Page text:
Dimethyl sulfide (DMS), also known as methylthiomethane, is an organosulfur compound. It is a methyl sulfide, in which the sulfur atom is substituted by two methyl groups, with the chemical formula of (CH3)2S. It is a highly flammable straw-colored liquid, with a boiling point of 37 degrees Celsius, or 99 degrees Fahrenheit. This is a compound that is easily recognized by its foul odor, that is often described as “cabbage like”. Unlike many other organosulfur compounds, this disagreeable odor is present in even low concentrations of DMS. Dimethyl sulfide is the product of dimethylsulfoniopropionate (DMSP) breakdown, and is also the result of bacterial metabolism of methanethiol.
Where is Dimethyl Sulfide Found?
The primary source of dimethyl sulfide is from DMSP. DMSP is a zwitterionic metabolite, found in marine algae, seaweed, and phytoplankton. Dimethyl sulfide is the most common and abundant organo-sulfide emitted into the atmosphere from plankton in the oceans. When oxidized, DMS is converted into sulfur dioxide, dimethyl sulfoxide, dimethyl sulfone, methanesulfonic acid and sulfuric acid. Some of these compounds have the potential to create new aerosols, and aid in the formation of clouds. Because of it’s role in the formation of clouds, dimethyl sulfide plays a huge roll in regulating the earth’s climate, and may even play a role in the overall balance of life on this planet.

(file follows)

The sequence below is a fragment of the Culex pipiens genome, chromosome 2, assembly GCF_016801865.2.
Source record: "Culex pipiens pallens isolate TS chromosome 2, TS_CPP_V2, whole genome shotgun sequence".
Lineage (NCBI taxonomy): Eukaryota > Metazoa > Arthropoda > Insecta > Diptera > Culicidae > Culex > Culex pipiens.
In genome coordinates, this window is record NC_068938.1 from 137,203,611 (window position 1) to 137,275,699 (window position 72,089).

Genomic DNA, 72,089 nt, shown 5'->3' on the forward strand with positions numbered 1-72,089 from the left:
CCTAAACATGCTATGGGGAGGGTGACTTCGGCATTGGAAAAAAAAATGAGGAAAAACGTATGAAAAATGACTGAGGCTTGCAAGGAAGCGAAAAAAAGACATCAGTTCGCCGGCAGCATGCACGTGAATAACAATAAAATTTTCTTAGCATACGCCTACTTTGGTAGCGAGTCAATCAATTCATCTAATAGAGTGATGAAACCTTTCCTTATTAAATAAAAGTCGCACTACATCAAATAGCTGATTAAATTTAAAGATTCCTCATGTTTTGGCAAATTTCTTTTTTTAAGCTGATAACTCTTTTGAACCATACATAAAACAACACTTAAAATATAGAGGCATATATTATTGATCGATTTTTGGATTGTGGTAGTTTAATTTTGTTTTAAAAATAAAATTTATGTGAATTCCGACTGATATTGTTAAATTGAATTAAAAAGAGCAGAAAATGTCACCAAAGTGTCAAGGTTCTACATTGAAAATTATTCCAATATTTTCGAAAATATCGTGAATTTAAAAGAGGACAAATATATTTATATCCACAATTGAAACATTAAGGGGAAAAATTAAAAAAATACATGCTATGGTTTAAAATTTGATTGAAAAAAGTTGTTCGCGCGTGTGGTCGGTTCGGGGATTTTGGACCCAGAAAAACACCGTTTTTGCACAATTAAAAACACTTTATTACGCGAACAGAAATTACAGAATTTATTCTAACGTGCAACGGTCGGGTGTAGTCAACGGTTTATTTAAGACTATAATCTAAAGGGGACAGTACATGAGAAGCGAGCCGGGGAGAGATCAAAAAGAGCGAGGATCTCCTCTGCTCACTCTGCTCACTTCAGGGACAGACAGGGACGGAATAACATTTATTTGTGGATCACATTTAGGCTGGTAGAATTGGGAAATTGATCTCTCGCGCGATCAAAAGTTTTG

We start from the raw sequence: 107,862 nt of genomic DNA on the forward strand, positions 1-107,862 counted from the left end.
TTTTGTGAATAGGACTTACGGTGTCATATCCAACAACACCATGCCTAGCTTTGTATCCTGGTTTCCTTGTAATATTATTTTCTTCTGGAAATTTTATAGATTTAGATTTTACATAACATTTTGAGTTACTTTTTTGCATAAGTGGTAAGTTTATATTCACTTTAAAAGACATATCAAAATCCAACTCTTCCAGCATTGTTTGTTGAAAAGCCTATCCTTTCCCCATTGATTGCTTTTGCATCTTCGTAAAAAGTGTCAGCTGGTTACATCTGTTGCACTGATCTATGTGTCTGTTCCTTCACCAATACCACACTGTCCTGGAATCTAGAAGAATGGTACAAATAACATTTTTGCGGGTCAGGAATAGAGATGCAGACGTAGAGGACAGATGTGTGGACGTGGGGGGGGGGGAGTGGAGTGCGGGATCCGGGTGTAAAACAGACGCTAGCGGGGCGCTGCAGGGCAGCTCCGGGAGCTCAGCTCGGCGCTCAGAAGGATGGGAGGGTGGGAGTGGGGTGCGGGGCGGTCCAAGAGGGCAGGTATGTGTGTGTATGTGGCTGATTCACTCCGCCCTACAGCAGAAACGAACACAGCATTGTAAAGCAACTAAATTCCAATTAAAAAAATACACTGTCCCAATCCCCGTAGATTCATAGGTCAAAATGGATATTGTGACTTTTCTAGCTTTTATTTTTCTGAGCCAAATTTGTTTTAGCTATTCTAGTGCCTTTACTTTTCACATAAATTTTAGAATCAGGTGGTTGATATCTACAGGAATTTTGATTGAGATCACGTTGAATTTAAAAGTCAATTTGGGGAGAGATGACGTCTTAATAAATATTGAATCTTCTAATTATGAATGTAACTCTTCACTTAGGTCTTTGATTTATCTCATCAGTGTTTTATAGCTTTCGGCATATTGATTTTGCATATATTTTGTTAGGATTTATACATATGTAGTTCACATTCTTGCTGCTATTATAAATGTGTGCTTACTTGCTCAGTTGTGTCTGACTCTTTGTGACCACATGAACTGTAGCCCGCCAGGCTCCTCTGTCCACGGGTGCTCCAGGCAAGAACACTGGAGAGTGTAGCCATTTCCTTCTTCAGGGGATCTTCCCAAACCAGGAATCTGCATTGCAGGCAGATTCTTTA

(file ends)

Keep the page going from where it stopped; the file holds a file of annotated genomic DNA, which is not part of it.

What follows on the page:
Another notable source of dimethyl sulfide is as an odor, produced by certain meats and vegetables, when cooked. Shrimp, cabbage, brussels sprouts, beets, and corn, all produce a strong odor when being cooked; dimethyl sulfide is one of the compounds responsible for these less than pleasant smells.
Industrial applications that produce dimethyl sulfide include kraft pulping. Also known as sulfide pulping, this is a process that converts wood, into wood pulp. Wood pulp consists of nearly 100% cellulose fibers, which are the primary component of paper. This process creates a strong odor, that must be abated, per most regulatory agencies.
It should also be noted that dimethyl sulfide is found in very low concentrations in the healthy human body; predominantly in the blood, urine, and expired breath. Dimethyl sulfide can become dangerous, in high concentrations, causing a condition called dimethylsulfidemia. This condition is characterized by a strong, unpleasant odor of the breath, or halitosis.
Why is Dimethylsulfidemia a Concern?
The most immediate risk with dimethyl sulfide is that is an incredibly flammable compound, that must be handled with extreme care because of its combustibility.